As a final exercise, compare the above internet message-board chiasm with the elegence of Alma 36 below. Those of other faiths ought to at least have their curiosity piqued, and LDS believers ought to at least have reaffirmed what they already suspected: that the Book of Mormon has ties to ancient Jewish literary tradition and is indeed an ancient record. For the full BYU Studies article by Boyd and Ferrell Edwards, subscribe at

a) My son give ear to my words

  b) Keep the commandments and ye shall prosper in the land

    c) Do as I have done

     d) Remember the captivity of our fathers

       e) They were in bondage

         f) He surely did deliver them

          g) Trust in God

            h) Supported in trials, troubles and afflictions

              i) I know this not of myself but of God

               j) Born of God

                 k) I sought to destroy the church

                   l) My limbs were paralyzed

                    m) Fear of the presence of God

                       n) Pains of a damned soul

                        o) Harrowed up by memory of sins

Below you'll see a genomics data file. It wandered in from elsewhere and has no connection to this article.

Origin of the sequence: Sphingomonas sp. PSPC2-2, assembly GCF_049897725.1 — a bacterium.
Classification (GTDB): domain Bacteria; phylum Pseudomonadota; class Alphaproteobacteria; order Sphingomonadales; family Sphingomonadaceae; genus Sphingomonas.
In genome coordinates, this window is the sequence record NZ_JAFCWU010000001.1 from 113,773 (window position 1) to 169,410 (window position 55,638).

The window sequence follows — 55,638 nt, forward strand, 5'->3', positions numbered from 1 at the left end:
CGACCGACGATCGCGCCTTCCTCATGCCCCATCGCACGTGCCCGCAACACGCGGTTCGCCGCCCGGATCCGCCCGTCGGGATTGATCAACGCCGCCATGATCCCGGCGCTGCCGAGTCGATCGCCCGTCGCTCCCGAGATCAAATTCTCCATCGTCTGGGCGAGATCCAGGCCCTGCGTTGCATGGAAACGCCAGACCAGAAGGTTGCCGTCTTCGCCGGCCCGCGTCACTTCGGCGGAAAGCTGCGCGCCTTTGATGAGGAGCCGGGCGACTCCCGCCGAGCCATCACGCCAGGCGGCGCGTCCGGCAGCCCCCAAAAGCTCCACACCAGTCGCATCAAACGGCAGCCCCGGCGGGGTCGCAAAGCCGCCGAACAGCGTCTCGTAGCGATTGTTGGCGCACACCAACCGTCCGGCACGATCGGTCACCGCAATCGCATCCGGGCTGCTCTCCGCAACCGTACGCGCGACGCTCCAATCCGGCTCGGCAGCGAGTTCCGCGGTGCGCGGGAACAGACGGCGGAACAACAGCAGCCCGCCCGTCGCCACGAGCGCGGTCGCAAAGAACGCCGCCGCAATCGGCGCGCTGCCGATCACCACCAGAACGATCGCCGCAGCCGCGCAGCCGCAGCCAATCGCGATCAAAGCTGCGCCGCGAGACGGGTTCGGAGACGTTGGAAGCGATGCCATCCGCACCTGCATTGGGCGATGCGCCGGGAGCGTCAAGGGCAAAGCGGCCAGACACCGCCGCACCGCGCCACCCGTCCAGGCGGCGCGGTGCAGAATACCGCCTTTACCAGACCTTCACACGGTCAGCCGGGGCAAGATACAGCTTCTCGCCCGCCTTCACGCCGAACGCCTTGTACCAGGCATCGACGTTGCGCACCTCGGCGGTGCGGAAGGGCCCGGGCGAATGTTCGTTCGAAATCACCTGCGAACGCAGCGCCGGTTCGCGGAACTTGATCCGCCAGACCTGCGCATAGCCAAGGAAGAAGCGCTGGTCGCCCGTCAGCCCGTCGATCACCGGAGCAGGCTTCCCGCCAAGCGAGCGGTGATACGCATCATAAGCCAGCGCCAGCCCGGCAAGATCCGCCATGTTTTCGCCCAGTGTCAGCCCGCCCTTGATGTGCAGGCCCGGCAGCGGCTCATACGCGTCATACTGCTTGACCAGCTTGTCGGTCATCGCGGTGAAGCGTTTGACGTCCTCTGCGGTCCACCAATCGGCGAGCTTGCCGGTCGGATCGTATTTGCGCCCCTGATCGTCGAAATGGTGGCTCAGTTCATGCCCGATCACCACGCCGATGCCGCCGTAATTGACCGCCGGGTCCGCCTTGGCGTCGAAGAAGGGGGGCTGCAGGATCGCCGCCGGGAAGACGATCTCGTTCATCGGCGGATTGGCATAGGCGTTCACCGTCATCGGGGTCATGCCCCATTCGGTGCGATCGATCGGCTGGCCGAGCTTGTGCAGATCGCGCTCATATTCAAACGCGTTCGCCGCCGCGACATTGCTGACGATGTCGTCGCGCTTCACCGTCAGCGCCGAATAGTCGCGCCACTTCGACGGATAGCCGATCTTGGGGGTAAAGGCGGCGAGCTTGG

p) I remembered Jesus Christ, a son of God

                          p) I cried, Jesus, son of God

                        o) Harrowed up by memory of sins no more

                       n) Joy as exceeding as was the pain

                      m) Long to be in the presence of God

                     l) My limbs received strength again

                    k) I labored to bring souls to repentance

                  j) Born of God

                 i) Therefore my knowledge is of God

               h) Supported under trials and troubles and afflictions

             g) Trust in him

            f) He will deliver me

          e) As God brought our fathers out of bondage and captivity

        d) Retain in remembrance their captivity

      c) Know as I do know

     b) Keep the commandments and ye shall prosper in the land

a) This according to his word